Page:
DESIGN OF MULTI-MATERIAL STRUCTURES FOR CRASHWORTHINESS USING HYBRID CELLULAR AUTOMATON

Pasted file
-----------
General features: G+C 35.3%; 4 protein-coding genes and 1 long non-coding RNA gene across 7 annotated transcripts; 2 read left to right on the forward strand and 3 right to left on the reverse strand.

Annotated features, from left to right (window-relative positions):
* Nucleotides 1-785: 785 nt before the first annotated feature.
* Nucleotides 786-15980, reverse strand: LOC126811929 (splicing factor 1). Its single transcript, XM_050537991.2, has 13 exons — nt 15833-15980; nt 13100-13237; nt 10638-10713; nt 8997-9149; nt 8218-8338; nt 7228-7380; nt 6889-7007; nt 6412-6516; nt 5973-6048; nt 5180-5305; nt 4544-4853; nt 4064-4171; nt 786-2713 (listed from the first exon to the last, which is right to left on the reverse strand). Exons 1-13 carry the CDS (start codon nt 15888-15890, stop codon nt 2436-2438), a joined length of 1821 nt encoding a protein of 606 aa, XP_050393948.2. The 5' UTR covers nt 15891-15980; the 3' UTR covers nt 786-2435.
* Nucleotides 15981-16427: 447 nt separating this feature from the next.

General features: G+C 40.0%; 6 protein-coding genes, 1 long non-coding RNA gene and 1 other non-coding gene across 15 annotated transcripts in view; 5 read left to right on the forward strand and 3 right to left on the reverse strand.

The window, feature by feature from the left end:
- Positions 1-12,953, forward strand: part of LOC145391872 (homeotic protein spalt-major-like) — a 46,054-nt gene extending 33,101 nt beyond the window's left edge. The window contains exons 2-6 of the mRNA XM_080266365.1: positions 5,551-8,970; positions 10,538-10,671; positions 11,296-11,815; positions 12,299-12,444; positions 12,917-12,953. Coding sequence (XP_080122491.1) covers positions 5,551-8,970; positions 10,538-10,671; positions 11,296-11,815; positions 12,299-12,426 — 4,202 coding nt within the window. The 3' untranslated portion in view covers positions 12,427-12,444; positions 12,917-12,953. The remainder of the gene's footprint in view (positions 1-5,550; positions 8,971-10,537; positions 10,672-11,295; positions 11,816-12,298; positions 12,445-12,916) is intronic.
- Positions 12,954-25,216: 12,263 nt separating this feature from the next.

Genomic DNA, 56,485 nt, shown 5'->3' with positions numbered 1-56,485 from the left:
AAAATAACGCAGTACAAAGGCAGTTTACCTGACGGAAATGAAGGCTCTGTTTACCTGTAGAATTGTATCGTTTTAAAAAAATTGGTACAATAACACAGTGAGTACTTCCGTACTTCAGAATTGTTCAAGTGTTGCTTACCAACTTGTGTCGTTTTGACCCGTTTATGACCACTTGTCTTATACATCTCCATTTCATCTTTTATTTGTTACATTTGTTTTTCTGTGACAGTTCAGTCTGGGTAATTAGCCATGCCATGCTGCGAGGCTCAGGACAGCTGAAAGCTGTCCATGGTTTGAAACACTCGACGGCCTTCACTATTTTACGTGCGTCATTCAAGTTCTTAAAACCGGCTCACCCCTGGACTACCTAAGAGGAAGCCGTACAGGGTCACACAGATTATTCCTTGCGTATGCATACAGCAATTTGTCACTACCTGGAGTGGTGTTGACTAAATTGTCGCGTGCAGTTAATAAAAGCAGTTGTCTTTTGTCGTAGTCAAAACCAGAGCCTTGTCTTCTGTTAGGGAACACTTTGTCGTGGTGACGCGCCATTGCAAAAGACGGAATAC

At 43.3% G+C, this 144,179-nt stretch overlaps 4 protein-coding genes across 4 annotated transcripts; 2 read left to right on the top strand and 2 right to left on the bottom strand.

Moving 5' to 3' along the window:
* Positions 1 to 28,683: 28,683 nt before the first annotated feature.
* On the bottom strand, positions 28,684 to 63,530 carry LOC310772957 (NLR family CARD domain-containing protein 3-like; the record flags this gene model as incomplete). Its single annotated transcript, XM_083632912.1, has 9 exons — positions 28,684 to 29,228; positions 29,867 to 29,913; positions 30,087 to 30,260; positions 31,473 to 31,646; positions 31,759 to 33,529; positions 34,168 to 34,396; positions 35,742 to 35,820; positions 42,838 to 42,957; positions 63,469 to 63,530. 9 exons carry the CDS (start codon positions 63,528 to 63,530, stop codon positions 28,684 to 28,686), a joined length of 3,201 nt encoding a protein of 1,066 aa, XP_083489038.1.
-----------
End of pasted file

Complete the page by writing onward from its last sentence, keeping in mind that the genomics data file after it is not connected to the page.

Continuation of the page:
The design of vehicle components for crashworthiness is one of the most challenging problems in the automotive industry. The safety of the occupants during a crash event relies on the energy absorption capability of vehicle structures. Therefore, the body components of a vehicle are required to be lightweight and highly integrated structures. Moreover, reducing vehicle weight is another crucial design requirement since fuel economy is directly related to the mass of a vehicle. In order to address these requirements, various design concepts for vehicle bodies have been proposed using high-strength steel and different aluminum alloys. However, the price factor has always been an obstacle to completely replace regular body steels with more advanced alloys. To this end, the integration of numerical simulation and structural optimization techniques has been widely practiced addressing these requirements. Advancements in nonlinear structural design have shown the promising potential to generate innovative, safe, and lightweight vehicle structures. In addition, the implementation of structural optimization techniques has the capability to shorten the design cycle time for new models. A reduced design cycle time can provide the automakers with an opportunity to stay ahead of their competitors. During the last few decades, enormous structural optimization methods were proposed. A vast majority of these methods use mathematical programming for optimization, a method that relies on availability sensitivity analysis of objective functions. Thus, due to the necessity of sensitivity analyses, these methods remain limited to linear (or partially nonlinear) material models under static loading conditions. In other words, these methods are no able to capture all non-linearities involved in multi-body crash simulation. As an alternative solution, heuristic approaches, which do need sensitivity analyses, have been developed to address structural optimization problems for crashworthiness. The Hybrid Cellular Automaton (HCA), as a bio-inspired algorithm, is a well-practiced heuristic method that has shown promising capabilities in the structural design for vehicle components. The HCA has been continuously developed during the last two decades and designated to solve specific structural design applications. Despite all advancements, some fundamental aspects of the algorithm are still not adequately addressed in the literature. For instance, the HCA numerically implemented as a closed-loop control system. The local controllers, which dictate the design variable updates, need parameter tuning to efficiently solve different sets of problems. Previous studies suggest that one can identify some default values for the controllers. However, still, there is no well-organized strategy to tune these parameters, and proper tuning still relies on the designer’s experience.